10. The Wild Hunt || The Tallest Man on Earth
I didn’t get into The Tallest Man on Earth until this record, and it was some introduction. The Wild Hunt finds Kristian Matsson’s songwriting at its most refined, with every song’s intricate, finger-picked melodies designed to stay in your head for weeks at a time. He even switches up his style for a few songs, and jams out his epic ballad “Kids on the Run” on piano to end the record.
9. Epic || Sharon Van Etten
Epic is the perfect post-breakup, down-on-your-mind album. It’s heartbreakingly beautiful and has an air of Cranberries-esque ’90s angst. The song “Love More”, with it’s simple instrumentation and raw vocals, is exactly what the album title describes– Epic.
8. Perch Patchwork || Maps and Atlases
Maps and Atlases uses a variety of instruments on this album to create a fun, dancy, yet decidedly folk album. The guitar riffs are catchy and each song varies from the others. “Pigeon” even has a tropical vibe.
7. Deadmalls and Nightfalls || Frontier Ruckus
Frontier Ruckus’ talent for banjo solos and genius lyrics shine in their second full-length album. In each song, Matthew Milia weaves his beautiful, emotion-strung lyrics in between strummed acoustic guitar, brass riffs, and plucked banjo. This album captures the essence of the Midwest.
6. Heretofore || Megafaun
Heretofore was released as a “mini-album” this fall, and while this describes its runtime, the content is certainly on par with every full-length on this list. Megafaun comes through once again with their unique take on southern folk — building sonic layers of noise and other experimental sounds on top of banjo-based jams. “Carolina Days”, despite its deceptive title, reflects the band’s use of mostly electric instruments live and proves that deep down, the Megafaun boys are just good old southern rockers.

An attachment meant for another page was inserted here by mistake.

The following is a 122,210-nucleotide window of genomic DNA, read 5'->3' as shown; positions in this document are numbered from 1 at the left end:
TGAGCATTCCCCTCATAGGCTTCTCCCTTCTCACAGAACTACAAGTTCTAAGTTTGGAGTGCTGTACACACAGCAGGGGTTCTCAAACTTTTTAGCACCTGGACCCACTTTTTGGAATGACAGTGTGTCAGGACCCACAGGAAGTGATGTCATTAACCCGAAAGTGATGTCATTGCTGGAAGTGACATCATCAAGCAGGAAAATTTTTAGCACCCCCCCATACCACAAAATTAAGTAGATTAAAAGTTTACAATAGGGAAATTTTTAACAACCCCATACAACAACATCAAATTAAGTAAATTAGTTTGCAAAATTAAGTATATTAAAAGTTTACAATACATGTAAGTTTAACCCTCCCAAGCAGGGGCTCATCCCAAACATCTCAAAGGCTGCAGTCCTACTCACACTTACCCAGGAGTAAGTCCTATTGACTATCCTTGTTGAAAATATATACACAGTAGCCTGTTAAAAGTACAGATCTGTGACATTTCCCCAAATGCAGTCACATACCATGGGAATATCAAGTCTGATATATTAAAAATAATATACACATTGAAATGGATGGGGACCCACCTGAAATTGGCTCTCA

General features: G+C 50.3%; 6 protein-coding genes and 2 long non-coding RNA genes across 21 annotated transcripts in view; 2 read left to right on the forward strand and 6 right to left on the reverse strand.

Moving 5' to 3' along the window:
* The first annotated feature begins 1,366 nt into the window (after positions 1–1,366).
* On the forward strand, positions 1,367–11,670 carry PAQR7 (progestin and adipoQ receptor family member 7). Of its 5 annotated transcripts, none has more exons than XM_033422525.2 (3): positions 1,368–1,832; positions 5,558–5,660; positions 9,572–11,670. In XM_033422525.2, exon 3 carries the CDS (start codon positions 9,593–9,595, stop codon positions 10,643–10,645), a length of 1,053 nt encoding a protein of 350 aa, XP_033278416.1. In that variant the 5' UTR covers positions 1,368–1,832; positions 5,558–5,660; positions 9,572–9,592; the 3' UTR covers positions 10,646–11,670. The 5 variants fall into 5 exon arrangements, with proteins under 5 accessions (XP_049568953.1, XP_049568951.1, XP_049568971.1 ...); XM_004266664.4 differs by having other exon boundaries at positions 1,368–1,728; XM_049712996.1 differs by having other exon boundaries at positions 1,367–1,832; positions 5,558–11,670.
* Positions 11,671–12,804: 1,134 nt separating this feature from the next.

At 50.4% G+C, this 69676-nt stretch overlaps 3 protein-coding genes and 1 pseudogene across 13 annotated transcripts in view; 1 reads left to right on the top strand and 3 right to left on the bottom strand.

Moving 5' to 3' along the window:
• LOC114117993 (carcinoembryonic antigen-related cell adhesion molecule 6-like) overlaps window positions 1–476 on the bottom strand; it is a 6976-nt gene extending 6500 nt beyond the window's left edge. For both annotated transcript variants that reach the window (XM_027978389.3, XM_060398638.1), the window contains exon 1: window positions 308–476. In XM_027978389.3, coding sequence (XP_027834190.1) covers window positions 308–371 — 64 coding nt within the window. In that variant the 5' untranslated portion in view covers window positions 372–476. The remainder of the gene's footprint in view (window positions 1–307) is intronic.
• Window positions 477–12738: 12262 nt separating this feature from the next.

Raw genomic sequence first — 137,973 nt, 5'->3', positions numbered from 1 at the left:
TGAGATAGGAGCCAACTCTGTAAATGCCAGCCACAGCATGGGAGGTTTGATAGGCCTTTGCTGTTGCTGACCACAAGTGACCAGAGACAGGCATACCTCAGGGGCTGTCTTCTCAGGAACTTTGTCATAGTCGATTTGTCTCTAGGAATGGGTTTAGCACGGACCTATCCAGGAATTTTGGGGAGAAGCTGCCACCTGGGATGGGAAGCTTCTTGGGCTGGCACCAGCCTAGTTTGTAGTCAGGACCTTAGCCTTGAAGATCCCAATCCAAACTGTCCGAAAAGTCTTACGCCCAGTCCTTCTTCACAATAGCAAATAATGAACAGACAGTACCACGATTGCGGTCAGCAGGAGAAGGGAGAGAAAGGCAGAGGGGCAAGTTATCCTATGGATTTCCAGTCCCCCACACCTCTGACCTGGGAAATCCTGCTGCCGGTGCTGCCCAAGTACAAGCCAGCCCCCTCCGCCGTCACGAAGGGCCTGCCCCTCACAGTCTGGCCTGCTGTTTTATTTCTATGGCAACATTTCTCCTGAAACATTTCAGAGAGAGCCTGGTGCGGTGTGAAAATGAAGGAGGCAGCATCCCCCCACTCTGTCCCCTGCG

5. Kairos || White Hinterland
Casey Dienel’s voice in-and-of-itself is a beautiful, haunting album. Add in the balance of bass-heavy samples and simple drumbeats to build excitement and you have an entrancing album. The often simple lyrics in her songs take on layers of meaning with her ethereal vocals.
4. Inter-Be || Peter Wolf Crier
When Peter Pisano called on Brian Moen to help flesh out his songs for Pisano’s solo album, a beautiful thing happened and the band Peter Wolf Crier was born. Pisano and Moen fed off of each other’s artistic vision and recorded their debut album, Inter-Be. Their incorporation of vintage amps and instruments give this album a retro feel. This album sounds complete, and much bigger than the creation of just two guys from the Midwest.
3. Mare || Julian Lynch
I marveled over the intricacy and brilliance of Mare for days on end when I first got my hands on a copy. This album finds Julian furthering his sonic experimenting, recording a plethora of instruments on his own 8-track in his Madison apartment. The tracks span the variety seen in his back catalog, an assortment of instrumental jams and Julian’s barely discernible vocals over tracks which could be described as anything from folk to world to progressive. Coming off as slightly more listenable than some of his earlier fans, Mare is a great introduction to Julian Lynch.
2. Causers of This || Toro Y Moi
I’m generally not a fan of “dancy” “electronic” music, but Toro Y Moi’s first LP changed all that. Chaz Bundick uses his samples in a style that blends pop, funk, hip-hop and rock and creates an atmosphere of blissful yet aware songs. The result is amazing, a joy to listen to cursorily or intimately. Causers of This is another album that turned me on to one of my new favorite artists.
1. Relayted || GAYNGS
The first time I heard of this album, a friend described it as a the perfect soundtrack to get “inebriated and have intercourse to.” Consider its debut on 4/20 and that the whole album is set to 69 beats per minute, then throw in the best of the best in the Eau Claire/MPLS music scene and you have the recipe for this year’s most infamous and original half-ironic album of the year. GAYNGS is composed of members of Bon Iver, Megafaun, Solid Gold, Doomtree and The Rosebuds. It’s an album that should only be listened to in it’s entirety as the tracks are meant to flow one into another.